spacer 2Telebyte Gfast Testing Guide 320

Gfast map July 2017

Dark blue: Firm commitments from incumbent: BT (10M), Belgacom, Australian NBN, Swisscom,  Austria, Bezeq Israel, Chunghwa Taiwan, Telus Canada, Telekom South Africa, SK Korea, (U.S.) AT&T, Century, Frontier, Windstream, Belgium, Omantel

Light blue: Smaller carriers in Germany, Norway, Finland, Japan

Green: Incumbent likely:  France, Germany, & Poland  

G.fast uses 106 MHz compared to only 1 MHz for ADSL. More MHz means more capacity but only works over very short loops. The actual ITU standard is 300 pages with dozens (?hundreds) of features which have relatively little impact on the speed. Traditional VDSL used 17 MHz for speeds around 100 megabits. G.fast can use 106 MHz for speeds typically 400-700 down, 100 megabits up. (The "gigabit" is pr fluff today although upgrades to actually get a gigabit are in the works.)

The distance limit: High frequencies used by G.fast don't go very far in ordinary telco twisted pair cables. It was designed for 50-150 meters and speeds drop rapidly after that. British Telecom and AT&T engineers told the ITU standards group that short reach was fine and G.fast nodes would be 8-16 homes. That set the standard. 

G,halffast When British Telecom realized the cost of running fiber to 4M "distribution points/curbs" they sent the entire plan back to the drawing board. The maximum wire length was increased from 250 meters to 500 meters. Chip makers are scrambling to modify their chips to the new demand. Many English homes will get speeds of 100-400 down, not close to the promised gigabit but pretty darn good.

How many homes get 400-700 megabits down and how many don't get 100 megabits depends on how much money BT decides to spend on the network. The odds are BT will keep costs down, leaving many customers with far lower speeds than the pr is suggesting. AT&T customers will probably get the 400-700 megabits down. Most of their deployment will be fiber to the basement and G.fast to an apartment. That's often less than 100 meters and the high speeds are possible. From now to at least 2019, AT&T plans to "fiber" ~15% of their homes. Most will be apartments.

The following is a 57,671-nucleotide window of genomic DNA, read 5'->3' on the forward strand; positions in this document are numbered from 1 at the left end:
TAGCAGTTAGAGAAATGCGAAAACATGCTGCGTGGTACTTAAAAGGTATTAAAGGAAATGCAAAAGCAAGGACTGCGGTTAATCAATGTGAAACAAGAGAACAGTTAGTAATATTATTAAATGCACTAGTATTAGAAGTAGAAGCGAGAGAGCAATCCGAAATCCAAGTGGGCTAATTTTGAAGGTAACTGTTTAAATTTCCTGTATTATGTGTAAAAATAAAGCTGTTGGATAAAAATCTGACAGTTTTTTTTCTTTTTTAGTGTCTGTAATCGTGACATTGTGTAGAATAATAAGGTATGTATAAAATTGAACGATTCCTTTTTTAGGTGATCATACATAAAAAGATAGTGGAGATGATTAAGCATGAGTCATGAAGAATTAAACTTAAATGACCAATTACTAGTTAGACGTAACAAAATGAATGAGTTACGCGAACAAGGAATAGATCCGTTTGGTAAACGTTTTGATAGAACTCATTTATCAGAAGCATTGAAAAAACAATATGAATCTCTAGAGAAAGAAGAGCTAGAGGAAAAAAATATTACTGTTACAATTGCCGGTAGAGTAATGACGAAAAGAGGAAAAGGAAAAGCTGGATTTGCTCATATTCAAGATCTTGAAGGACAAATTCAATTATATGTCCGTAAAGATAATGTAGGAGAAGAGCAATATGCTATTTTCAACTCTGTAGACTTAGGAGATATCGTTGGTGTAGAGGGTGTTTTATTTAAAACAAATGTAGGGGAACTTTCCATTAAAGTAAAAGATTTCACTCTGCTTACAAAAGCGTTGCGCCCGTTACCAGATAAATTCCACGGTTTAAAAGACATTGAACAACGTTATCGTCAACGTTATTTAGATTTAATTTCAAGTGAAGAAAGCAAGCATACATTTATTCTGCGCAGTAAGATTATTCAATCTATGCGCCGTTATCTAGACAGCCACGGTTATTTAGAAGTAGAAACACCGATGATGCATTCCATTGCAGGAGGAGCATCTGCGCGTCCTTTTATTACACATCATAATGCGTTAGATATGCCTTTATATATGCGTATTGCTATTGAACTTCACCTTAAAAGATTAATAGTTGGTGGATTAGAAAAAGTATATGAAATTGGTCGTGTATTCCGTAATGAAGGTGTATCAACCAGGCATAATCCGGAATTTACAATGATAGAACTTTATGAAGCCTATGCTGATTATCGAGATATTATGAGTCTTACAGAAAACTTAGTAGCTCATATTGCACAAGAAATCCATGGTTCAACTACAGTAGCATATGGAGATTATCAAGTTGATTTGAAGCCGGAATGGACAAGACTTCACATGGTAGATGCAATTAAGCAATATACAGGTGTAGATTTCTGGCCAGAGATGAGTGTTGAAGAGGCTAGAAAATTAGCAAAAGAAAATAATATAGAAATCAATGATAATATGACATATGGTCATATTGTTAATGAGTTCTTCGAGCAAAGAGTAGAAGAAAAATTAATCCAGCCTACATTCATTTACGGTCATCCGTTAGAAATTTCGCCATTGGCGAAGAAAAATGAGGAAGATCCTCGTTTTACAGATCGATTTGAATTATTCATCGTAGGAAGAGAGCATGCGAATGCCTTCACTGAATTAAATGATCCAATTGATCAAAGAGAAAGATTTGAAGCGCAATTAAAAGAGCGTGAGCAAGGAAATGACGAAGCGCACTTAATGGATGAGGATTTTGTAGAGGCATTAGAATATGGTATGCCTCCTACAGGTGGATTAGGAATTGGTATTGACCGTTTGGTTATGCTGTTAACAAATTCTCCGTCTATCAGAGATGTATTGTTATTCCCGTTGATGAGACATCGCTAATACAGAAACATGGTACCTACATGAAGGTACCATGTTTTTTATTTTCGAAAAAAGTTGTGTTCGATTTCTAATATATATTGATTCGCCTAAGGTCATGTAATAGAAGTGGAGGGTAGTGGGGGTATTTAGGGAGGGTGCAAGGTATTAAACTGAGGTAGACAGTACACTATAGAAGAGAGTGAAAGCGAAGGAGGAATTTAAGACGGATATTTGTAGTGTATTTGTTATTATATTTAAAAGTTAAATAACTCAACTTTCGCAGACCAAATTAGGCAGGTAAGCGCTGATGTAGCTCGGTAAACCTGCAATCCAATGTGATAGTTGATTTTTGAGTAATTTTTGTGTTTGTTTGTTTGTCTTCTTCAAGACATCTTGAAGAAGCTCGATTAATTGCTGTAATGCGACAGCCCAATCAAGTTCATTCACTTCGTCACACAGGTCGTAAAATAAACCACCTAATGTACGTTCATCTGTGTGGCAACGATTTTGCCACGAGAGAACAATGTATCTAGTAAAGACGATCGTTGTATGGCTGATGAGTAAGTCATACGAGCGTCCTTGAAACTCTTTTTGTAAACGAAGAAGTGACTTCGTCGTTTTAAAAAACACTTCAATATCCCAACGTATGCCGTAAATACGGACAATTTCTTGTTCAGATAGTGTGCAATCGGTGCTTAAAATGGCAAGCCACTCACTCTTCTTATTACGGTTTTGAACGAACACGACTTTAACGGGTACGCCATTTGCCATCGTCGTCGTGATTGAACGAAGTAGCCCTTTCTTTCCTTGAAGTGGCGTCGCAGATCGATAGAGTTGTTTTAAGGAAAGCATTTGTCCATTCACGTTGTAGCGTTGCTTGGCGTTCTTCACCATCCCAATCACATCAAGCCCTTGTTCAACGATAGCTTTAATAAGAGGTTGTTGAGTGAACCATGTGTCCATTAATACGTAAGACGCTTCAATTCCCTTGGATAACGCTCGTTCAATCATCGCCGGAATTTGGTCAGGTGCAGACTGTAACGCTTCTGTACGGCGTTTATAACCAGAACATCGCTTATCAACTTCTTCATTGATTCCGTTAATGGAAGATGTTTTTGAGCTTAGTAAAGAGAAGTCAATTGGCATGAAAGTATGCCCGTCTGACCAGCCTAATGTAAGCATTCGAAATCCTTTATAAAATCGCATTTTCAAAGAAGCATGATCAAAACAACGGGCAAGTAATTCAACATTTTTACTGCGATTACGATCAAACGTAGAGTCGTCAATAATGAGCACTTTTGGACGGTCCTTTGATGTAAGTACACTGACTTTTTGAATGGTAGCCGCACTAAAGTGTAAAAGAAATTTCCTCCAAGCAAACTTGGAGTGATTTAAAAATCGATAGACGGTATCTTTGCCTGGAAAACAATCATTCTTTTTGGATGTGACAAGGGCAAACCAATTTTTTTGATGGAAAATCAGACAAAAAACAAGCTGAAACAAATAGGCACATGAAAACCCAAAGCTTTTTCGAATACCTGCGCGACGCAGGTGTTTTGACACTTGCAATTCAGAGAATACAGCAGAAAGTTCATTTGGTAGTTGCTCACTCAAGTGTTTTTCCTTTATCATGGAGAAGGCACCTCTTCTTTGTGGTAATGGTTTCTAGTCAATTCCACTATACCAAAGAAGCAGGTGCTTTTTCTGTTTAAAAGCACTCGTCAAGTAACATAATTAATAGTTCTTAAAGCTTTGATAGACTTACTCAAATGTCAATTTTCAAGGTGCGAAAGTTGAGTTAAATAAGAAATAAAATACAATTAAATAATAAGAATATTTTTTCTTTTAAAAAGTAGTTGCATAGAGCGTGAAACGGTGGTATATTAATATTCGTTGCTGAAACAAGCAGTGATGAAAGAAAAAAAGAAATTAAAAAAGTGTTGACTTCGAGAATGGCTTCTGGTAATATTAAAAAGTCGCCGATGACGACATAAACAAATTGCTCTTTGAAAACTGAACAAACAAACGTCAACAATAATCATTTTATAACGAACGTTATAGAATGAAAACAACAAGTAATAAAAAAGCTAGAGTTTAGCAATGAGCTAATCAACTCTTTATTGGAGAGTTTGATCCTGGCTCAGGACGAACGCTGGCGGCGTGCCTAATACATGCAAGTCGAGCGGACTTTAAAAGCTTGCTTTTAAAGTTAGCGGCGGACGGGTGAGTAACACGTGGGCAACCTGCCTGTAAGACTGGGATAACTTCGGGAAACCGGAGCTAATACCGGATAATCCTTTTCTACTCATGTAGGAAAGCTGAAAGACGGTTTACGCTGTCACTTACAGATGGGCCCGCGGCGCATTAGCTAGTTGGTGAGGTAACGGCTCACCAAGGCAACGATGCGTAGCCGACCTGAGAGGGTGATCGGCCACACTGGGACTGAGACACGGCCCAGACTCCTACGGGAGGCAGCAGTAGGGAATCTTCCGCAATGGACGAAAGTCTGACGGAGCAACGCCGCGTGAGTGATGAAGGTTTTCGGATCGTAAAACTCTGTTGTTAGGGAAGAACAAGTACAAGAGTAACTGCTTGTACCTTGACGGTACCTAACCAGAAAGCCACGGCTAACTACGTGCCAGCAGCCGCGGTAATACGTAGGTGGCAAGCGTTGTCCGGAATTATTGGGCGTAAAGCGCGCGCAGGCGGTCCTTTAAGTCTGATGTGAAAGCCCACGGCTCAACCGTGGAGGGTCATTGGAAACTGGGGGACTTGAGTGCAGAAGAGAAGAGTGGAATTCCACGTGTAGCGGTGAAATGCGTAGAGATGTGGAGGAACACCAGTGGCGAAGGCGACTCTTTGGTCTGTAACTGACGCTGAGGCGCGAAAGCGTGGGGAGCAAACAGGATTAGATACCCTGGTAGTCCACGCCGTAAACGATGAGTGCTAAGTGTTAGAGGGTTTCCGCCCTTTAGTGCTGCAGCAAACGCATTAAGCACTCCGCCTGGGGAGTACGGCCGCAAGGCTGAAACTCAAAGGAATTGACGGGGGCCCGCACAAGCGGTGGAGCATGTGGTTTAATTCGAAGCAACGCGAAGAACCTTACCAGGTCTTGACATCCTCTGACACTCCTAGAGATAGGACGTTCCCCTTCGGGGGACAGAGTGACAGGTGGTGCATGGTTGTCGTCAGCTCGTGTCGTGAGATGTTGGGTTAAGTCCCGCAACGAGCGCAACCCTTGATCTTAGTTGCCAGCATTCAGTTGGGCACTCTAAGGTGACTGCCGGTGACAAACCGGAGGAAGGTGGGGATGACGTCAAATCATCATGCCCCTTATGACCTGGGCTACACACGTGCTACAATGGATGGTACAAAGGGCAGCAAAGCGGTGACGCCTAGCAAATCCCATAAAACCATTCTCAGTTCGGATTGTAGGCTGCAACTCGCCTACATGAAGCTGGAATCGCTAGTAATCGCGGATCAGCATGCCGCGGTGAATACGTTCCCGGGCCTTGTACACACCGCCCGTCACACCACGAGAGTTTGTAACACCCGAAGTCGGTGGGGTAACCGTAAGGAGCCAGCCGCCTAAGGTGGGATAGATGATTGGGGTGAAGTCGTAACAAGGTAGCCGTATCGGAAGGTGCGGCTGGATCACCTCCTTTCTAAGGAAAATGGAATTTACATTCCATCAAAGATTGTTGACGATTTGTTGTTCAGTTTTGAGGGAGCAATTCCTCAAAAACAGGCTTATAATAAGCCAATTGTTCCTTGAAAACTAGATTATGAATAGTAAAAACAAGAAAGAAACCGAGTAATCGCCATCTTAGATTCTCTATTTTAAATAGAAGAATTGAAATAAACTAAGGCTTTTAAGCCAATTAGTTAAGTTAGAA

"The Brits love their gardens," I'm told. They have very few apartment buildings, so BT can't use AT&T's strategy. BT is also planning to do far more than AT&T's 15%, going quickly to "nearly all the country." They will mostly have to deal with private homes. 

Yes, the gigabit is possible in a few years. Rami Verbin of Sckipio is confident a gigabit is practical. Based on testing the current generation of chips, he can increase the "constellation," loading more bits per hertz. "Non-linear precoding" should add more bandwidth as well, making the system more efficient. It increases the complexity of the chip but Moore's Law is bringing down the cost. Paul Spruyt of Alcatel has a similar expectation and these changes are being actively considered in standards. 

There's lots more to know if you're building a network, but this should get the non-expert started.

 

The Site for gfast 230
 

G.fast News
A remarkable 400 people attended the very strong Broadband Forum BASE events in Berlin and Las Vegas. Trevor confirmed BT would pass the million this year. Cioffi projected “Waveguide DSL” could carry 10 gigabits a kilometer as well as a terabit 100 meters. Werner sees a 4X improvement in upstream with cDTA. Much more in next issue.

Deutsche Wants a Gigabit, Finally Realizes 50 Meg Isn't Enough http://bit.ly/2zeZ5oZ